You can’t visit Romania without trying some traditional Romanian food! Romanians love comfort food, and even though Romanian dishes have touches from the German, Hungarian and Turkish cuisines, they always bring something unexpected to the table that makes them unique and a must-try while visiting the country.
With strong flavours and great combinations of meat and vegetables, Romanian food will spoil your taste buds with rich meals made after recipes passed down from generation to generation. If you don’t know where to start exploring the local cuisine, we’ve put together a handy list of seven must try dishes in Bucharest to make sure you get a real taste of what Romanian food is all about.
Sarmale (Cabbage Rolls)There’s nothing more traditional than this hearty dish all Romanians love. Considered to be Romania's national dish, the Cabbage Rolls are made of minced meat (usually pork) mixed with herbs and rice and covered in cabbage leaves. This delicious meal is almost always served with Mamaliga (polenta) and sour cream and it’s most popular during winter holidays. You can also find Sarmale made with vine leaves instead of cabbage and they’re just as delicious.
Mici (Grilled Meat Rolls)The star of every barbecue in Romania, Mici (translated as “small ones”) is a dish made of different combinations of ground meat and spices grilled on the barbecue for a perfect smoky flavour. They are usually eaten with mustard and fresh bread and you can find them almost everywhere, especially at the street food shops. If you’re a meat lover, you must definitely try these Grilled Meat Rolls!
CiorbaOne of the most popular first courses in Romania, Ciorba de burta (Tripe soup) is known to be a great remedy for hangovers and it’s definitely a favourite amongst locals. Made with boiled beef tripe and vegetables and served with sour cream, vinegar and mujdei (a traditional garlic paste), this soup is sour, spicy and has the velvety texture that will make you love it or hate it. Similar to Tripe Soup is Ciorba Radauteana (Radauti soup), a lighter sour soup made with chicken.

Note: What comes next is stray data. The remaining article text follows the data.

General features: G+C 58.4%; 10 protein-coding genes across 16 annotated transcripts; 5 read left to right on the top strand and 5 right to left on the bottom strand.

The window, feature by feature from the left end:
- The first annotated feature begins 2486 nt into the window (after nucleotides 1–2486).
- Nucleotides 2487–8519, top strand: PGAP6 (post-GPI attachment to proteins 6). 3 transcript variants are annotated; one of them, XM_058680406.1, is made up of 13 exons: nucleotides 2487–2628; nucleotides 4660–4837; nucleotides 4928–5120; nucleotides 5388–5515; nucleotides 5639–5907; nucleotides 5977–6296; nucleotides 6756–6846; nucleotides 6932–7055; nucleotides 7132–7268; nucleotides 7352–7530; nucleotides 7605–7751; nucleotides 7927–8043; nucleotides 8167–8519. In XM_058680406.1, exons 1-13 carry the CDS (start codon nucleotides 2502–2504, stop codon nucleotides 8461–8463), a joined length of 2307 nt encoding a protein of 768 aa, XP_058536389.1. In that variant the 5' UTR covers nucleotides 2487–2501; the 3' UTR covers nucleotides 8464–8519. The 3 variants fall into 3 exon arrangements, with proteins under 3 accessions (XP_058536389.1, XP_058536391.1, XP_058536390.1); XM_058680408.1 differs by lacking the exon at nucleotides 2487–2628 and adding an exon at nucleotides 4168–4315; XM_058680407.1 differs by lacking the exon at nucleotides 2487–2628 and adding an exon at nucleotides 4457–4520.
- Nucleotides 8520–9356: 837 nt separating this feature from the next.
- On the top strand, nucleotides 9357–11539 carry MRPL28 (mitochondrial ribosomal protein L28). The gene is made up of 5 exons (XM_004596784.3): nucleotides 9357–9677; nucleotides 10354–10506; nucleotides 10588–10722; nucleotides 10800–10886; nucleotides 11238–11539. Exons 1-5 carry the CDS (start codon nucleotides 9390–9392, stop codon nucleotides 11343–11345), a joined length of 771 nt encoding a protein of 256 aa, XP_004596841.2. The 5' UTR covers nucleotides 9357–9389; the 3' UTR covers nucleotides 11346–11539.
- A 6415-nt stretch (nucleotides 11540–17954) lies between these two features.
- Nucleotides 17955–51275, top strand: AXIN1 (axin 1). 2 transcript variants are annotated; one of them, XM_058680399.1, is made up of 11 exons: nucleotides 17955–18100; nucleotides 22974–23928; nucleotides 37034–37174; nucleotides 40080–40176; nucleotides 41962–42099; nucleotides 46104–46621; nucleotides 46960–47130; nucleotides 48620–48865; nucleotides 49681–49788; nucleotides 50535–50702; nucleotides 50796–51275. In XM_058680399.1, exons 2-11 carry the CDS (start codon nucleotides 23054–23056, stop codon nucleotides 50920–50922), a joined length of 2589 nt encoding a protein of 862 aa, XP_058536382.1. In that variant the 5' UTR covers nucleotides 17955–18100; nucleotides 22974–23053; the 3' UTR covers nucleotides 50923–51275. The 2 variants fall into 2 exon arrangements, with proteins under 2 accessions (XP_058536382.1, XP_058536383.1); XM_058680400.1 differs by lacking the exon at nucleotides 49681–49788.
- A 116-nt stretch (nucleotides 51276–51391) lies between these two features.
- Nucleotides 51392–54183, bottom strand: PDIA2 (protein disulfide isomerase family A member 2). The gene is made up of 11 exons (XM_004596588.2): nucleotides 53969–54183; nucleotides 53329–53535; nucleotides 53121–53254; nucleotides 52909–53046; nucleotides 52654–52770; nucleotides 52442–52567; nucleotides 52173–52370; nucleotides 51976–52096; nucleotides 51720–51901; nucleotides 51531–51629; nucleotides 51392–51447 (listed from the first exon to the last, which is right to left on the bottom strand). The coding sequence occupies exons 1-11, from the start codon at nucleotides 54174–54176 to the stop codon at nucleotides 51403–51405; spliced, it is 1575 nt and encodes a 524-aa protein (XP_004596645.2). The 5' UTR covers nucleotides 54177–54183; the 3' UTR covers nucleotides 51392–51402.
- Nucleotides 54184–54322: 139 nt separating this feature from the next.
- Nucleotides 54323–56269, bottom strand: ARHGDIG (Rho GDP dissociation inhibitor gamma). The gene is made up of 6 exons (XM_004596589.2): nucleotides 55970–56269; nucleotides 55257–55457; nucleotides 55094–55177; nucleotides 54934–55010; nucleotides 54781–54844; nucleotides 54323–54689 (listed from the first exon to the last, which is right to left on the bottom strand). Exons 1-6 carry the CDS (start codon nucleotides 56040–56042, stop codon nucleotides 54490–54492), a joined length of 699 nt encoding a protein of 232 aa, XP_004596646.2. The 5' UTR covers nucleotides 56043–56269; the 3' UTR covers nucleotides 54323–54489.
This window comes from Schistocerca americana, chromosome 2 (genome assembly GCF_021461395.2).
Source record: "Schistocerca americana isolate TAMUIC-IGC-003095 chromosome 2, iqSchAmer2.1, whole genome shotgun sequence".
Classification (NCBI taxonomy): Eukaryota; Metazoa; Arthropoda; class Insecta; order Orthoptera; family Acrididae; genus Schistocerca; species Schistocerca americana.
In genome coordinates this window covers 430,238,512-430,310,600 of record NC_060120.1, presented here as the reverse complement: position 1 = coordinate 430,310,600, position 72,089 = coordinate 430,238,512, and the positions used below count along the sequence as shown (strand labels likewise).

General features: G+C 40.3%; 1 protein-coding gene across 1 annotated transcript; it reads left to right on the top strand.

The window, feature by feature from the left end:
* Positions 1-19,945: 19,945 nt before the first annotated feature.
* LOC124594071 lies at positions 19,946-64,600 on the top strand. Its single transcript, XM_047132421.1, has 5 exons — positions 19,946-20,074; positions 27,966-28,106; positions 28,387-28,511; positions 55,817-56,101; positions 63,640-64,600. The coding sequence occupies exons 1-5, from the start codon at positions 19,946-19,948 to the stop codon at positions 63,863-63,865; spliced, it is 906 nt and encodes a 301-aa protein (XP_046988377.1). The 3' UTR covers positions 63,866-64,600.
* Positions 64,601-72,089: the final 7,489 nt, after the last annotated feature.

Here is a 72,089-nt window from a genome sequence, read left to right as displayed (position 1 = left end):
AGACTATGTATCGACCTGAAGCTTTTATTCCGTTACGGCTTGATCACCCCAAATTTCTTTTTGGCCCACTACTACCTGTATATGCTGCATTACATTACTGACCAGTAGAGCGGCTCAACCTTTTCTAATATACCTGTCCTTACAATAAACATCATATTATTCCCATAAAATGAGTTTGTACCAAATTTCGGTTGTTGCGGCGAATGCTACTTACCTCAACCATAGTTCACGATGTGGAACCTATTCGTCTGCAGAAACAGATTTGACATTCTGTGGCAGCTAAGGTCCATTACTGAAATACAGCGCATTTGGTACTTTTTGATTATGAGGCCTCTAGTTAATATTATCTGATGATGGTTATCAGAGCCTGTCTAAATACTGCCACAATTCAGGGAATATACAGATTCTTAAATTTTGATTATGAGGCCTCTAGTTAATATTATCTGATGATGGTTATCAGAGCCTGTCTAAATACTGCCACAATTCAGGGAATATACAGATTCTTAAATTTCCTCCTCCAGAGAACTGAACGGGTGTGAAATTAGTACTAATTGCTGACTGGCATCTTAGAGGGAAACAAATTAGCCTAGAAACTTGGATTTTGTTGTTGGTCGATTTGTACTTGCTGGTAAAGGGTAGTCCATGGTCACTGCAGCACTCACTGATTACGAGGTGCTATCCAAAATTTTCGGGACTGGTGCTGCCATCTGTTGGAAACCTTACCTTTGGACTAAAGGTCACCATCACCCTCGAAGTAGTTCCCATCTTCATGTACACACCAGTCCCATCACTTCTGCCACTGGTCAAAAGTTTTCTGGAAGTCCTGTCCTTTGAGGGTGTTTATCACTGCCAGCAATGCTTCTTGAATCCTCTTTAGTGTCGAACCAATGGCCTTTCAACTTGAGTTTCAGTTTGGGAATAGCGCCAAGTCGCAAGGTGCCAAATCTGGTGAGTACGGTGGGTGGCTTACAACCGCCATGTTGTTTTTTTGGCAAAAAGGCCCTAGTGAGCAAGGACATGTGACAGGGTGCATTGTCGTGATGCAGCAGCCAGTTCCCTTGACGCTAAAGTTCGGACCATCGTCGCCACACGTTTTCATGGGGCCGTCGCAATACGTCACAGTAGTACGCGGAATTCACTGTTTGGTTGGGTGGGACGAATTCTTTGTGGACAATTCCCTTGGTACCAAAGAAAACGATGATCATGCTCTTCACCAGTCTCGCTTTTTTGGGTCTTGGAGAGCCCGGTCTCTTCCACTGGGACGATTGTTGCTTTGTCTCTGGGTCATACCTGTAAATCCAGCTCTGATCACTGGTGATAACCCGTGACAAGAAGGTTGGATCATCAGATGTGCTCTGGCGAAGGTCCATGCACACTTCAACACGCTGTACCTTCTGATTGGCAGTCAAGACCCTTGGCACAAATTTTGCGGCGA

Salata de vinete (Roasted Eggplant Salad)Being one of the most popular choices when it comes to Romanian appetisers, the roasted eggplant salad is made with grilled eggplant mixed with onion, garlic and mayonnaise and served on bread with toppings like cheese or tomatoes. Whether you love eggplants or not, this salad is so tasty that it’s almost impossible not to enjoy it.
Salata boeuf (Beef Salad)This salad is present on everyone’s tables during Christmas time and it’s a delicious mix of minced meat (beef or chicken), vegetables and mayonnaise, usually topped with olives and pickles for a creative presentation. You can eat it by itself or with meat, but you’ll definitely want to come back for more.
Jumari (Pork Greaves)Another popular traditional appetizer, pork greaves are traditional bacon bits (slanina) fried in pork fat (untura) and served with chunks of raw onion and homemade bread. This crunchy delicious appetizer may not be the healthiest option for you, but it’s the perfect starter of a traditional meal and it goes great with a shot of Tuica (traditional plum brandy).
PapanasiWhen it comes to desserts, Papanasi is the first thing you should try on your trip to Bucharest. These fried doughnuts made with cottage cheese and filled with sweet cream are topped with berry jam and they’re the dream of anyone who has a sweet tooth. They are not so easy to make, so if you didn’t like them on the first try, make sure to try them again somewhere else.
Tuica (Romanian Plum Brandy)You can drink a shot of this appetizer before your meal if you want to get really hungry, but keep in mind that this traditional Romanian spirit contains 40% alcohol by volume. Traditionally made from plums, you will recognize a good Tuica when you feel the fruity perfume while sipping it, instead of just pure alcohol.
If your mouth is watering right now, here's a selection of the best places that serve these Romanian foods and more in Bucharest.